You can play any kind of music--it depends how you do it.
I probably have not heard Night Ranger's "Sister Christian" since it came out in the early 1980s. I never would have thought of it again had Dan Bodah not played it on Airborne Event next to East Stroudsburg High School Band and Wind Ensemble. His work with the track is the complete opposite of the cooperate rock milieu Night Ranger intended it for. Notice how Dan took the track from the Boogie Nights soundtrack; a great film about 1970s excess turning dangerous in the early 80s. Watch the song's use here. Also listen for the reference to mix tapes.
Here is another way to re-contextualize music. Type any song you like into the FMU search engine and find how different DJs used the track. I did this with Ocho's "Undress My Mind," an absolutely infectious Latin rock piece I downloaded before Monica was done playing it next to electronic music by Tom Dissevelt, John Allen played the song after "Brown Eyes," by Fleetwood Mac. Martha used the Chinese Restaurants before Ocho. If you love the mystery of free form, forget everything I just said and enjoy. But if you want to learn how each DJ gives a show the texture that makes it his or hers, this exercise goes a long way.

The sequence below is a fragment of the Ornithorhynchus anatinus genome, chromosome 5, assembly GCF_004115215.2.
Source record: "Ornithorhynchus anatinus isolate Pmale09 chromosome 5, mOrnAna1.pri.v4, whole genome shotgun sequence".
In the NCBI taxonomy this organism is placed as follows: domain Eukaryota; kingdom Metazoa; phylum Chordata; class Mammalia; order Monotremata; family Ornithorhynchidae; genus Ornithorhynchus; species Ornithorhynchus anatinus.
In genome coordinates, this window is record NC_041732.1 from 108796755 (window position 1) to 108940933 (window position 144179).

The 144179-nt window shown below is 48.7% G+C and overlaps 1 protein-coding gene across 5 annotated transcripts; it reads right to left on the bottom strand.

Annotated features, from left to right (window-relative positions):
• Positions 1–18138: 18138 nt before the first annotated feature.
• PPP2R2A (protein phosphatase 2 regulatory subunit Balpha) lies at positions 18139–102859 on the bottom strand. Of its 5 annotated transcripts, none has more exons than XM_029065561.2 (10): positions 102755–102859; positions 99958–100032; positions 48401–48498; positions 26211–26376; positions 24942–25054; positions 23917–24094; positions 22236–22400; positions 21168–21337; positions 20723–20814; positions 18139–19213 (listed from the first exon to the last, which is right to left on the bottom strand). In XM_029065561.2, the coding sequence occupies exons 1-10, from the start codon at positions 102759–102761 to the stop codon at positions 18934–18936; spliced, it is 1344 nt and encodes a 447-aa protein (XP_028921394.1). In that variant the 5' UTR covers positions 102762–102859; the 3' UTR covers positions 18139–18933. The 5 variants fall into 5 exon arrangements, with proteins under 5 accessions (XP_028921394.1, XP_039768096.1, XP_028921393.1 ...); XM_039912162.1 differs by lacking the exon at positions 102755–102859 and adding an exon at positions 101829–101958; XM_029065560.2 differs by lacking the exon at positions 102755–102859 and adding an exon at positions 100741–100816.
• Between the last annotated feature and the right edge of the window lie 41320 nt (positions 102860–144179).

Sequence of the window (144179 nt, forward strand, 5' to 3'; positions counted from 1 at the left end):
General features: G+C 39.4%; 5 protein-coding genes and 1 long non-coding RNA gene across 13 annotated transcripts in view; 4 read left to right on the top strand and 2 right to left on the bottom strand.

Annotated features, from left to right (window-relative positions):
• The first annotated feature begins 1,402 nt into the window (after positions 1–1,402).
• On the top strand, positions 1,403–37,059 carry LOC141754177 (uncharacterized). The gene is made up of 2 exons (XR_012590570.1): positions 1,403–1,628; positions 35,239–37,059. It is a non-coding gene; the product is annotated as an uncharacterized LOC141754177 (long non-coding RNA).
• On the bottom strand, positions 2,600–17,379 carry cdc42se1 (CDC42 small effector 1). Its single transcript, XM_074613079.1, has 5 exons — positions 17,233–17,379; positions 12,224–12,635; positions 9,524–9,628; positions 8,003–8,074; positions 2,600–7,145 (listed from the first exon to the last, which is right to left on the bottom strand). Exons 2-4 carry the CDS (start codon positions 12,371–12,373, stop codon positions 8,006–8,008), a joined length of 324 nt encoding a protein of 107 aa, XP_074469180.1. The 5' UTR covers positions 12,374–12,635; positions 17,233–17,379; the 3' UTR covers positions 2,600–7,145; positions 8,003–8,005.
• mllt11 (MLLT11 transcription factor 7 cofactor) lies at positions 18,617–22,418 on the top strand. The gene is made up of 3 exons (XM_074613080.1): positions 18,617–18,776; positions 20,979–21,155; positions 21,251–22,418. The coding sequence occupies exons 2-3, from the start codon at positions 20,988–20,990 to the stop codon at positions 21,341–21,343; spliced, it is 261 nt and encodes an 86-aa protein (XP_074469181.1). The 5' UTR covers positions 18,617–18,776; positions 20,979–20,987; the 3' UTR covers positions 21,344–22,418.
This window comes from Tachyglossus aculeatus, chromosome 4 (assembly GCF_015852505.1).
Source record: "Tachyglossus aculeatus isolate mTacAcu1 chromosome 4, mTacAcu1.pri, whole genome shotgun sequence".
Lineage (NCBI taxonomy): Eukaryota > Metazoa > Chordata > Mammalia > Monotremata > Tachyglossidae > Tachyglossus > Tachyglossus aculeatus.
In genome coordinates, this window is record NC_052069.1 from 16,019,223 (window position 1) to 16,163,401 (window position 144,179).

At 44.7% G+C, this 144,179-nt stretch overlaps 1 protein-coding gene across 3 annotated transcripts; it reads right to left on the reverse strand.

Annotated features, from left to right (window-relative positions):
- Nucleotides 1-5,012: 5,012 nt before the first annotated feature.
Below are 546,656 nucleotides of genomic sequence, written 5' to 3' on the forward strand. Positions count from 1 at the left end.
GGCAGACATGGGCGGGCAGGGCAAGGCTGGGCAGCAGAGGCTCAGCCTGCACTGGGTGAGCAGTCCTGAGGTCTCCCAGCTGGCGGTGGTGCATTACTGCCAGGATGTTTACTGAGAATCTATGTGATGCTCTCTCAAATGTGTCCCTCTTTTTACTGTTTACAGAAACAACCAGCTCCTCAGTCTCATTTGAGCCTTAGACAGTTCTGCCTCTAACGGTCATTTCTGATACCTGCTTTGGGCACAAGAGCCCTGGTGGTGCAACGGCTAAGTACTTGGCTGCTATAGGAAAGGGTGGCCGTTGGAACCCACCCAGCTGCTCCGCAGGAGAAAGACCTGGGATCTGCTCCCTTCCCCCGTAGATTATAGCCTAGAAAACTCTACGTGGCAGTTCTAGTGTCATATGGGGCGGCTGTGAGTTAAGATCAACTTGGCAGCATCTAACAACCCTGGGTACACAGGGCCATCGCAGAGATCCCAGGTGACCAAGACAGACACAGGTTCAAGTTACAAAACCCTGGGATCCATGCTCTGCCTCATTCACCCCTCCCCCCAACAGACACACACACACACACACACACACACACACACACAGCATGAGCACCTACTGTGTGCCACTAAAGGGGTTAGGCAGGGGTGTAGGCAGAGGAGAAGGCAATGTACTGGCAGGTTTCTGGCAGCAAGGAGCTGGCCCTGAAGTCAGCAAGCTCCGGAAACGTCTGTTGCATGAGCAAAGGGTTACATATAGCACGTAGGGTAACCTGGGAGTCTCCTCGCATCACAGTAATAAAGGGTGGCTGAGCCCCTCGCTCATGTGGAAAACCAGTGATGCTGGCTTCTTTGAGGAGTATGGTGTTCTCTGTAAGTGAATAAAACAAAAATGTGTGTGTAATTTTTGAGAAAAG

Next is re-contextualization I'll wish I never brought up. Bobby Goldsboro was a soft rock singer whose "Honey,"--it's not the great Ohio Players song--was the most sickly sweet of pop. It went to #1 in 1968, and could be the model for everything early free form FM was trying blow out of the water. His "See The Funny Little Clown," is comparable, and was recontextualized on Inflatable Squirrel Carcass by Rich Hazleton, next to the Totemo Godzilla Riders. And IT WORKS! Context is everything.
Still, I am too humane to leave you with Bobby in your head. Since I mentioned the Ohio Players, here is "Heaven Must Be Like This" on Awesome New Place With Bennett4Senate between the Jackson 5 and Jimmy Cliff.